Martha asked me on the show if I blogged while I was cooking, and I had to laugh. My response was something like "I can barely cook while I'm cooking."
If anyone could watch me preparing a dish, even one as straightforward as this one, they would know how outrageous that idea is.
First of all, while I'm cooking, my kitchen is pretty much a tornado site. There's almost nowhere to rest a spoon, let alone a laptop.
My fingers are usually covered in something, if not soap and water, then oil or spice or garlic juice or flour or butter or lemon zest.
Not to mention, I'm usually scrambling to get to the next step in the recipe, dicing or washing or measuring or stirring. There's not nearly enough time or presence of mind to communicate anything worth reading.
No, Martha, I blog a day later, when I can sit and reflect and express myself "eloquently," as you were so kind to say. As you all may have noticed, each blog entry is dated the day after the actual day of the cooking. (Confession: sometimes I get lazy and write an entry two or more days after the fact, and then backdate it. Naughty, I know...)
I thought I should mention a feature on my blog that you might not be aware of: a search function. See that box up there on the top left of this page, right next to the orange "B" box? You can type in there to find occurrences of words on this entire blog. For instance, if you're about to cook Pear Chutney and you want to know what experience I had making it, type "pear chutney" in quotes in that box and then click on the magnifying glass icon, and that should bring up any mention of pear chutney in my entire blog.
Now, on to the food...
White Beef Stock (p. )
My memory of making "Basic" Brown (beef) Stock is not a happy one. It's smelly and time-consuming, and you don't end up with very much. I was so happy to discover later that I could substitute Brown Chicken Stock in most instances, which is somewhat easier to make.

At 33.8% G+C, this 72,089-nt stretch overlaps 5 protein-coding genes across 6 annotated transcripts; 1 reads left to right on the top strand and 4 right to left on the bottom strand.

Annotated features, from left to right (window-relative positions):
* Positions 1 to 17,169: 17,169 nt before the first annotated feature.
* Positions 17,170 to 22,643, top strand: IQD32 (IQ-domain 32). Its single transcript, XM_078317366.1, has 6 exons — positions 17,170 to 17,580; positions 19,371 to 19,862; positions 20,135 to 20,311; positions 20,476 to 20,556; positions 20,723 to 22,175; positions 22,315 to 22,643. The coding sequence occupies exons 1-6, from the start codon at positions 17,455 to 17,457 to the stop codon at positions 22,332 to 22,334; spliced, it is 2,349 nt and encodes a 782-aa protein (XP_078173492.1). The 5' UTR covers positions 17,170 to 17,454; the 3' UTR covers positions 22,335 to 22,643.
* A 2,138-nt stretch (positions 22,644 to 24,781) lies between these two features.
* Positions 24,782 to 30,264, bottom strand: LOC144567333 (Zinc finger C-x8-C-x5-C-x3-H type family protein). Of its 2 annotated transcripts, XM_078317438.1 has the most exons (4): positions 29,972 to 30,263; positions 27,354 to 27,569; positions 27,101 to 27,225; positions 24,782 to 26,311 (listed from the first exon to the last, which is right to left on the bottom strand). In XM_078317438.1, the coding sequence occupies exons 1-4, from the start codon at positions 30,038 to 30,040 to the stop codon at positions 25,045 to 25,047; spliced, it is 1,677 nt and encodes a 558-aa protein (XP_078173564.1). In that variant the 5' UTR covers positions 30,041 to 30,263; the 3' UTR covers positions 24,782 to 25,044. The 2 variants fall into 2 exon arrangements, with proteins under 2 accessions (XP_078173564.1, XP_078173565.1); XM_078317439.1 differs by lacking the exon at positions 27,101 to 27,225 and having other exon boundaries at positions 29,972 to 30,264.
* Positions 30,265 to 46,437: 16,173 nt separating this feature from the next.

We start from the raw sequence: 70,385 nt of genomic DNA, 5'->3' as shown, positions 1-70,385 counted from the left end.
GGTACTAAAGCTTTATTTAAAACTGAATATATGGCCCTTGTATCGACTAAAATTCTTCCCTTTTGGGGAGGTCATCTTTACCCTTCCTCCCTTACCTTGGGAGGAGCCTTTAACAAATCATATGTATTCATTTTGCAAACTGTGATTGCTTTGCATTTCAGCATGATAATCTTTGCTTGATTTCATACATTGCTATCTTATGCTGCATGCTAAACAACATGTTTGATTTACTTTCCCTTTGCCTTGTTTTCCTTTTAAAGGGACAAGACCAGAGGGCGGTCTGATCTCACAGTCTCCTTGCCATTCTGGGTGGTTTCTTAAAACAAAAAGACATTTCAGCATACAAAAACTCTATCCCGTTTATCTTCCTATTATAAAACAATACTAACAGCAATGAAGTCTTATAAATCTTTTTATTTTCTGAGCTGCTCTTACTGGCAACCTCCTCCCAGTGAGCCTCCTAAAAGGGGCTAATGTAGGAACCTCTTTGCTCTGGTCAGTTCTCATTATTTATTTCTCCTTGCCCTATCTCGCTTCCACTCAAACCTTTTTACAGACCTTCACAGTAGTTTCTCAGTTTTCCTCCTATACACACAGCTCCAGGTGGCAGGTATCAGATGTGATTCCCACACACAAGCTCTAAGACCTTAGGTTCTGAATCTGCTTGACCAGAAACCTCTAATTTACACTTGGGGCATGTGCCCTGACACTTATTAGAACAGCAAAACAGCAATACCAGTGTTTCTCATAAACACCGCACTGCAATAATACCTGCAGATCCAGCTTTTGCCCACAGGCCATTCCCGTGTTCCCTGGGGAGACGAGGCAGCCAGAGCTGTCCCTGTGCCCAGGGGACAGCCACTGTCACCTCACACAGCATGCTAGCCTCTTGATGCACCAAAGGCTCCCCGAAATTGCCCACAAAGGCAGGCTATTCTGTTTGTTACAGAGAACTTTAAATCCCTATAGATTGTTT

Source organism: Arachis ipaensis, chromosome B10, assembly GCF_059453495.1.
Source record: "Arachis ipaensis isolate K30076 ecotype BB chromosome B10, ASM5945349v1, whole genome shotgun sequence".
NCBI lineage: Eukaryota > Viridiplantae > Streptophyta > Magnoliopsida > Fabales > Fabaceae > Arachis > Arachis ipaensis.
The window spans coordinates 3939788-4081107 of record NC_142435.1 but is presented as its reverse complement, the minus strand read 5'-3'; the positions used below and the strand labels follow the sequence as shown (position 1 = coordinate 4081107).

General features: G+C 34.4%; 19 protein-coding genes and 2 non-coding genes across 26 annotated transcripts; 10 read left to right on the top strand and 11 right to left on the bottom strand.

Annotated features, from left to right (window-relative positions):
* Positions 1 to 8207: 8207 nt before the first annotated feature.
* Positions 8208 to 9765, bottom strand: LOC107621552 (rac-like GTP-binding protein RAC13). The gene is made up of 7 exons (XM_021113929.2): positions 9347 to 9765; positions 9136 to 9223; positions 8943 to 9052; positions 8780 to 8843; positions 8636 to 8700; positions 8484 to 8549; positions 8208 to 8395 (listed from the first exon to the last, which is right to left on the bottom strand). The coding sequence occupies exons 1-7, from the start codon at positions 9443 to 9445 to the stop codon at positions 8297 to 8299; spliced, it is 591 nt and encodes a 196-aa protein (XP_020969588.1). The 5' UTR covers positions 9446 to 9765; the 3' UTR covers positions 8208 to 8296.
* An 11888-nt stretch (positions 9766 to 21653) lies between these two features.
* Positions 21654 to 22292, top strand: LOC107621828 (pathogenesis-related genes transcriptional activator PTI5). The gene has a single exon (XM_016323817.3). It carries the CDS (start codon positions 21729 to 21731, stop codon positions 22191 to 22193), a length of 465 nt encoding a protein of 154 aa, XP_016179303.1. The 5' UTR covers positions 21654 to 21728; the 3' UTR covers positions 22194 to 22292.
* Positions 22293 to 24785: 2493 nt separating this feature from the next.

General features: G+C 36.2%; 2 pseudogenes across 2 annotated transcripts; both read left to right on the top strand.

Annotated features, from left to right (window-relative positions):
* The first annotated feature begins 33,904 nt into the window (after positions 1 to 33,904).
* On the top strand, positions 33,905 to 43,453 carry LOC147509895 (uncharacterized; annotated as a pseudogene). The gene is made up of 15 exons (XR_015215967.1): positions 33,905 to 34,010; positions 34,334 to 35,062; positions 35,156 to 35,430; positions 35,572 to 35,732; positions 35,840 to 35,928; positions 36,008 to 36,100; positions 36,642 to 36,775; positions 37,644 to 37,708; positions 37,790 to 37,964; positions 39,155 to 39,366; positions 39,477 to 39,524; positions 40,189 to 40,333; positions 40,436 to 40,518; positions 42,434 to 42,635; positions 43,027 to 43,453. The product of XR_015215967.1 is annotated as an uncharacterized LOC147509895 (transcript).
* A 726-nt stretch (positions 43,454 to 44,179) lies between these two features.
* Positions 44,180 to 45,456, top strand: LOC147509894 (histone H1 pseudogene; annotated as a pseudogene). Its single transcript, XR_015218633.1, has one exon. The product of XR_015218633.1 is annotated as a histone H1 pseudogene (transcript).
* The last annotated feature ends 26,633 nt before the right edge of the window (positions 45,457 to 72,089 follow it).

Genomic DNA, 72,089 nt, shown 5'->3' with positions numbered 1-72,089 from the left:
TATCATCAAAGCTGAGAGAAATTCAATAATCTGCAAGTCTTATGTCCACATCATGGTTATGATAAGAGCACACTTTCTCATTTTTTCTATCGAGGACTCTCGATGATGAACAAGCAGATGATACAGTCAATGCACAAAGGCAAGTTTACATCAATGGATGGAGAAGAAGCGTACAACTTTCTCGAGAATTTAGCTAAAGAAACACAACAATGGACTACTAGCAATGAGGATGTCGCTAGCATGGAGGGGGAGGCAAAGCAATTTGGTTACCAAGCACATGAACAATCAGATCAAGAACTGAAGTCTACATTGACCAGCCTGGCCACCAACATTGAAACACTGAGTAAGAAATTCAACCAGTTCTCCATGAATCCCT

The good news about White Beef Stock is that because you sidestep the whole browning process, the smelliness is not as big an issue. (For the record, I loved the way the Brown Stock smelled while it was cooking, but when I opened my gym locker the next day, and that cooked beef smell came wafting over me, and I realized it had seeped into all my clothes and furniture, it was not a pleasant experience.)
This recipe is a variation on the Basic Chicken Stock recipe substituting beef bones for chicken parts and including some other extra add-ins (garlic, parsley, and thyme).
Beware - this recipe calls for a lot of water, so you'll want to use a nice big pot. If you look closely at the picture, you can see that my eight quart pot was completely full once I'd added the vegetables.
This is a classic stock routine. Put the bones in, cover with water, bring to boil, skim, add aromatics, and cook for a week or so.
Just kidding. This stock requires a mere eight hour simmer.
I always feel bad about throwing away the solids. The vegetables are pretty dead, but there seemed to be some nice tender meat in there from the short ribs, so I tried eating some of it. It wasn't terrible, but it's nothing I could ever serve to anyone. Plus, I had to salt the heck out of it to get it to taste like something.
After straining, I ended up with not quite 3.5 quarts, just a little less than Martha predicted. Most of it is going to be used for Beef Consommé in a couple of days. The rest went into my near-capacity freezer. (!)
I didn't bother tasting it, because my experience with these stocks is that until they're salted, they don't taste like much. The color is darker than I expected, definitely brown and slightly cloudy, but not as dark and cloudy as the Brown Stock. I'll be curious to see what it looks like once it becomes clarified in the consommé....
Until we eat again....